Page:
Claire wipes her face, fills her cheeks and blows out. She turns around to face the men. Without making eye contact she tells them, ‘I’d like to dive right here.’ This time there is no flush.

Todd’s eyes narrow, ‘Are you sure you’re okay to dive?’

‘Yes.’ Claire wipes her face. Lifts her chin.

‘Fine. We’re not far from where I planned to do this one anyway.’

Howie eases the boat to the edge of a thick kelp bed, where the water shimmers shades of emerald. He kills the engine and steps forward to drop a steel anchor from the bow. The splash is followed by the clattering of the anchor chain and the quiet zing of the line running through the bow roller. He leans down, grabs the line as it slows, lets out another few metres before tying it off around a cleat.

The raven flaps toward the nearby shore and swoops into the tree line to land heavily on the bough of an old spruce growing out over the intertidal. He caws loudly, and Claire looks across at him. The raven cocks his head, studies her face a second time – sees the full force of life in those dark, almond-shaped eyes. They narrow.

Claire mutters as she turns away, ‘Why are you so interested in me?’

Howie looks to Todd, who shrugs.

She and Todd move about the deck of the boat in a familiar routine – adjusting the dry suits they’ve stepped into, readying gear. In the stillness, the sound of metal on metal rings out as Claire shifts a scuba tank against the aluminium hull. Standing up straight, she twists her hair into a tight bun and pulls the hood of her dry suit over her head, shoving the stray hair into the sides with a few deft movements.

‘Do you think they’ll listen to us?’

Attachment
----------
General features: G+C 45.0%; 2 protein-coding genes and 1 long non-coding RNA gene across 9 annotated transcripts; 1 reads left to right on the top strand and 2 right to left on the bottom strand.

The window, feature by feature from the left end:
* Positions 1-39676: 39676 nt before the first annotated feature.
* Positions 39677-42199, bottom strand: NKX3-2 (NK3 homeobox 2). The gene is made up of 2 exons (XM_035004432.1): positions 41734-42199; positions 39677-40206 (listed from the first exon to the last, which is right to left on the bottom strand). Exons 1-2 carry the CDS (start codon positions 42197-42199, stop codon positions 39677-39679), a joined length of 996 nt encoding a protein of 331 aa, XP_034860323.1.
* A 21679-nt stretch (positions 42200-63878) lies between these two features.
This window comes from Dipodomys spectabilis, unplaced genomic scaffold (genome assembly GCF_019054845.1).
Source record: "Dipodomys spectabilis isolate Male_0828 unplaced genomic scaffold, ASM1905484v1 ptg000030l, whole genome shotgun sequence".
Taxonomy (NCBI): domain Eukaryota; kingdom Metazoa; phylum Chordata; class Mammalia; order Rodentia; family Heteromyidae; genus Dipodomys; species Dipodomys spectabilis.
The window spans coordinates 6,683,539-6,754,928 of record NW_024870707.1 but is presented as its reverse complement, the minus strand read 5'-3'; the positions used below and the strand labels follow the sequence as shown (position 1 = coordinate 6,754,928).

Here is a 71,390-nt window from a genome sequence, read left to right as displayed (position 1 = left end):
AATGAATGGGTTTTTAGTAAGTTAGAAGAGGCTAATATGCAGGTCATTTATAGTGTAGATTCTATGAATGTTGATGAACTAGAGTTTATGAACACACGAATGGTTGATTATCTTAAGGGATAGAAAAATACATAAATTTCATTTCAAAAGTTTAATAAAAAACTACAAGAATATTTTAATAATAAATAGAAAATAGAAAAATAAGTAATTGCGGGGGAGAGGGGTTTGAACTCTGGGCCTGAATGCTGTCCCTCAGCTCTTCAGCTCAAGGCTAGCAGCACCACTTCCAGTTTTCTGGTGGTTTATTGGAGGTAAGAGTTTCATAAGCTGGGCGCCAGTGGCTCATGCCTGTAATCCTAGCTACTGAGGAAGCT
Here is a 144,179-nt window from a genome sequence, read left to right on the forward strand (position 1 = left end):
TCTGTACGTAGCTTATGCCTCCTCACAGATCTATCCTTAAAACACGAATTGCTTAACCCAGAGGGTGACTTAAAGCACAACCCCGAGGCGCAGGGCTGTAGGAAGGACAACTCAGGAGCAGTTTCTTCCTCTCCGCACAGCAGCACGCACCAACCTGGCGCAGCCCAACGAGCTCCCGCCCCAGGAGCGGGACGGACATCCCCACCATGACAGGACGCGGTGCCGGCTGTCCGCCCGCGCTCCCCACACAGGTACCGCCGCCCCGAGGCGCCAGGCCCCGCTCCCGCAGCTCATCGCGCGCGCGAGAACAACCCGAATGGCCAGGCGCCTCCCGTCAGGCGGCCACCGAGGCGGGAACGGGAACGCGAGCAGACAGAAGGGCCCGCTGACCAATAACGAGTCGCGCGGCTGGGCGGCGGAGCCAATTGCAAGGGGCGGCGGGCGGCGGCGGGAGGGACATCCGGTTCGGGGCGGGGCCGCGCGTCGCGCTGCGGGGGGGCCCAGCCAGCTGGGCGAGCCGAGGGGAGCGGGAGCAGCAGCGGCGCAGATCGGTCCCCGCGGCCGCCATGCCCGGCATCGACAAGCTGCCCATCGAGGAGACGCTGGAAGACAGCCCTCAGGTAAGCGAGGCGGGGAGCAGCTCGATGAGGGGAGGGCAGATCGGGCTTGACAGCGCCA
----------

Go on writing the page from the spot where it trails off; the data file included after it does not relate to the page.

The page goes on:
‘Why wouldn’t they?’

She forces a smile. ‘I don’t know, I just don’t trust them. We’ve been here two weeks now and it’s pretty obvious to me they should extend the national park into the sea, and—’

He cuts her short, ‘It might seem obvious. But let’s wait and see what the data tells us.’

‘Yeah, I guess.’

‘Good. Now let’s get down there and gather some information, shall we?’

Will I forever be his student? The thought announces itself, blinking. Like a seal lifting its head out of the water. Claire sniffs, reaches for her fins by her feet.

She and Todd sit on the gunwales on opposite sides of the boat while Howie helps them shoulder their tanks. They inhale from the regulator mouthpieces, clenched between their teeth like bits, to test their air. The short, sudden release of compressed air startles the raven. He settles, fluffs his feathers, doesn’t take his eyes off Claire.

Todd holds a tape measure and a clipboard with waterproof paper and a pencil on a string. Claire balances an underwater video camera on her knees. They spit in their masks so they won’t fog up, lean down to swirl some seawater in them, then pull them over their heads. Claire jams her neoprene gloves into her armpits to work her fingers further in. Her eyes meet Todd’s behind the glass of his mask. They exchange nods, inhale, and in unison fall backward off the boat.

The raven launches into the air and his scratching caw recedes until there is misty silence once more throughout the forests and over the sea. With slow wingbeats, he heads back to the clearing. The sun breaks through the swirling white, and he looks down to see an otter bobbing on her back like a cork, her body wrapped in glistening kelp. She holds a spiny urchin on her furry stomach, and in her front paws a rock, a little bigger than the urchin. With a few swift blows, which submerge her body enough to send ripples out onto the calm water, she smashes the urchin, drops the rock, and feeds with relish on the orange flesh.

Claire gasps as the water hits her cheeks. Ocean’s cold fingers creep over her scalp, wetting the bundled hair. She is in her embrace again. Floating on the calm surface, she looks down to follow the kelp stalks stretching to the reef below. Rays from the sun, which has broken through again, angle into the emerald depths like thin columns of translucent alabaster. Claire comes back to the boat and holds on to the side, looks under it to where Todd’s finned legs swirl as he hangs off the other side. Simultaneously, with the instinct and ease that comes from being both lovers and dive partners, they release air from their buoyancy jackets and drop down through the water.

She pinches her nose with gloved fingers, blows gently to equalise the pressure on her eardrums. Down they go. To the reef. To her beloved sea creatures. Into the soup of life, which now includes her suffusing Náan.